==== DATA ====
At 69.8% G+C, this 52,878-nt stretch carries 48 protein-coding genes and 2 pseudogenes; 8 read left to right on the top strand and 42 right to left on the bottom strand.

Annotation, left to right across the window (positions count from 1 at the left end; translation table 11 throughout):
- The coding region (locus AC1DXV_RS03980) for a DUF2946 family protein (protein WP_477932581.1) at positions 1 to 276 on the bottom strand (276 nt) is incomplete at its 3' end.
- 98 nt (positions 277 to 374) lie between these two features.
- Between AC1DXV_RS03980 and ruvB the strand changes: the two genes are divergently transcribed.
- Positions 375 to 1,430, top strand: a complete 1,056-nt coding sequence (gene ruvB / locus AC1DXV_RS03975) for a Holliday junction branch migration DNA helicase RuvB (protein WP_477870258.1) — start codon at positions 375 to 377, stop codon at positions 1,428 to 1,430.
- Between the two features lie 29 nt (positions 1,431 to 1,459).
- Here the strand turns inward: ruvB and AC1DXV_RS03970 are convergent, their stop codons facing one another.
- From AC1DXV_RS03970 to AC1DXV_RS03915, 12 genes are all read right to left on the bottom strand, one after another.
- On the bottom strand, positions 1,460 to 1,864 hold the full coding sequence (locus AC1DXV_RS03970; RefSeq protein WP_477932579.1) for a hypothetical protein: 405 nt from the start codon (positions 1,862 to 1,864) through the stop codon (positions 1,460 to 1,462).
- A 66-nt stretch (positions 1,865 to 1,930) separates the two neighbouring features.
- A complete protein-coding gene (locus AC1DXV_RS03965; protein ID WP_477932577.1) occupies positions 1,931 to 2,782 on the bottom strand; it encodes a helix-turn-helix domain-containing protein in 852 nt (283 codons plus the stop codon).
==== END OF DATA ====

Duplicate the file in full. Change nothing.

At 69.8% G+C, this 52,878-nt stretch carries 48 protein-coding genes and 2 pseudogenes; 8 read left to right on the top strand and 42 right to left on the bottom strand.

Annotation, left to right across the window (positions count from 1 at the left end; translation table 11 throughout):
- The coding region (locus AC1DXV_RS03980) for a DUF2946 family protein (protein WP_477932581.1) at positions 1 to 276 on the bottom strand (276 nt) is incomplete at its 3' end.
- 98 nt (positions 277 to 374) lie between these two features.
- Between AC1DXV_RS03980 and ruvB the strand changes: the two genes are divergently transcribed.
- Positions 375 to 1,430, top strand: a complete 1,056-nt coding sequence (gene ruvB / locus AC1DXV_RS03975) for a Holliday junction branch migration DNA helicase RuvB (protein WP_477870258.1) — start codon at positions 375 to 377, stop codon at positions 1,428 to 1,430.
- Between the two features lie 29 nt (positions 1,431 to 1,459).
- Here the strand turns inward: ruvB and AC1DXV_RS03970 are convergent, their stop codons facing one another.
- From AC1DXV_RS03970 to AC1DXV_RS03915, 12 genes are all read right to left on the bottom strand, one after another.
- On the bottom strand, positions 1,460 to 1,864 hold the full coding sequence (locus AC1DXV_RS03970; RefSeq protein WP_477932579.1) for a hypothetical protein: 405 nt from the start codon (positions 1,862 to 1,864) through the stop codon (positions 1,460 to 1,462).
- A 66-nt stretch (positions 1,865 to 1,930) separates the two neighbouring features.
- A complete protein-coding gene (locus AC1DXV_RS03965; protein ID WP_477932577.1) occupies positions 1,931 to 2,782 on the bottom strand; it encodes a helix-turn-helix domain-containing protein in 852 nt (283 codons plus the stop codon).